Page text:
- Avoid widows and orphans. Widow lines are single lines which appear at the top of a page and widow words are single words which are on a line by themselves at the end of a paragraph. Orphans are similar lines or words which appear at the bottom of a page. A few of them are okay, but too many, and the book starts looking unprofessional.
- Use one space after periods. The reasoning for this was only explained to me recently, and I was very resistant up until that point, since I'd been trained in the good old days, and I was an adamant two spaces after a period gal. But apparently if you do that, it tends to create the effect of rivers of whitespace running through your text -- distracting!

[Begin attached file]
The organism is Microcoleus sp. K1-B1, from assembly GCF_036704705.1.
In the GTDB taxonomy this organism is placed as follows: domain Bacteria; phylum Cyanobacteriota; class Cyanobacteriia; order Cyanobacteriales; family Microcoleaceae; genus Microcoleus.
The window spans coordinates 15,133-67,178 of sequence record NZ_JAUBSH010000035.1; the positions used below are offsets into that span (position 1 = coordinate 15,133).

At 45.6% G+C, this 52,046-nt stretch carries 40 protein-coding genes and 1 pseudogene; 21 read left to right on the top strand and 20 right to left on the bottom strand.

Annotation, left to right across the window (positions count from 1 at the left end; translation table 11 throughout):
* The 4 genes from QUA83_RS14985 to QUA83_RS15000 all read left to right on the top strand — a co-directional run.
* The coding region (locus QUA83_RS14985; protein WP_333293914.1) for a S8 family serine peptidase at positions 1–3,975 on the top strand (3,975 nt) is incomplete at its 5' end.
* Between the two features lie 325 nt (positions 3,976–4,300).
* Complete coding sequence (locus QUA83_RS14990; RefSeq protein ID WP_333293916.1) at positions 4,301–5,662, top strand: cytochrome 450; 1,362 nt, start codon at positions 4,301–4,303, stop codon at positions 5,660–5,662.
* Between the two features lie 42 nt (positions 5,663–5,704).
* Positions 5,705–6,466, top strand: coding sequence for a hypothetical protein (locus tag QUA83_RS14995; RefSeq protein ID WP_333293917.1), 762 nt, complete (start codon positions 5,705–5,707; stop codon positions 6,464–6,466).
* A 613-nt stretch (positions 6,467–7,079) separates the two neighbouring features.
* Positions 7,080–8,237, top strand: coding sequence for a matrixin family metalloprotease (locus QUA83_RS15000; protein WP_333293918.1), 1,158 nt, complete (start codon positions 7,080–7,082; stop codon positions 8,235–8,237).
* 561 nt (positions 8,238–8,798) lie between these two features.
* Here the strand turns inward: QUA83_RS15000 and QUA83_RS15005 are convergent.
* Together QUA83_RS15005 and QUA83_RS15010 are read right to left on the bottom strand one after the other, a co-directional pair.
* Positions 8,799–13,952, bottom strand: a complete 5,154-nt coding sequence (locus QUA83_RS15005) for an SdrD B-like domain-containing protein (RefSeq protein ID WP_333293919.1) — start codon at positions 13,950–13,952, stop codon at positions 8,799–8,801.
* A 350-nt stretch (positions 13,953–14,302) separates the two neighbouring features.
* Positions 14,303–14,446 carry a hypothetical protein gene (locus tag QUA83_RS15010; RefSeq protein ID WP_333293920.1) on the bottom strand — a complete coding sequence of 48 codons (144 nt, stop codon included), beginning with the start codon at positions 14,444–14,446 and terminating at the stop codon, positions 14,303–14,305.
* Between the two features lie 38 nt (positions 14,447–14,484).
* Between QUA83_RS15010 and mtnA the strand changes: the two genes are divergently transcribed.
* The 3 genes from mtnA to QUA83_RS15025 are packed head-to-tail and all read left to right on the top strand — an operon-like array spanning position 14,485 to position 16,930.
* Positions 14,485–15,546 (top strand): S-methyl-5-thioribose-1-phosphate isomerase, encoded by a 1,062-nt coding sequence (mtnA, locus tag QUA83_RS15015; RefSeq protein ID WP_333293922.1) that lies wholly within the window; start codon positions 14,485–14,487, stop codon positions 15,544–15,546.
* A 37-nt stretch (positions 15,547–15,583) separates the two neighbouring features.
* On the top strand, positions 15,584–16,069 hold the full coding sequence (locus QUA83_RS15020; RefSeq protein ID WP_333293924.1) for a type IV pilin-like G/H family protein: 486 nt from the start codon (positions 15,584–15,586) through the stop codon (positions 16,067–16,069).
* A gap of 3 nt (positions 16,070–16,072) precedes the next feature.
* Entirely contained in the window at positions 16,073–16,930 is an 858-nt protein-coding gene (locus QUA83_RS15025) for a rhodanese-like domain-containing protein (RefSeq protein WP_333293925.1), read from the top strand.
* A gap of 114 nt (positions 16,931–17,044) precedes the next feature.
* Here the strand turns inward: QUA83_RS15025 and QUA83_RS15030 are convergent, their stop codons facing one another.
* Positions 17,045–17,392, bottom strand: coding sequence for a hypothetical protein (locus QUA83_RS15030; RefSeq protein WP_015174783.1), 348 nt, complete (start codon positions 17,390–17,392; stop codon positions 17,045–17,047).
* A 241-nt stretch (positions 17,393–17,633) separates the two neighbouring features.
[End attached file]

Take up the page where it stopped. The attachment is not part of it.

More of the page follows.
- After a space break, the first new paragraph is not indented.
- Avoid fonts that are too big, too small, too fancy for regular text, and fonts which display well but don't print well. Fonts which work well for the bulk of a fiction book would include: Times New Roman, Centaur, Garamond, Bodoni, Minion (slightly more modern), Hoefler. You can buy any of these for roughly $100 on the Adobe website, and we highly recommend buying at least one good font set, since the ones on your computer don't actually have everything that you need -- they're partial sets.
- For headers, like Chapter Titles, you can choose a nice, slightly more dramatic display font.
- What else? Help!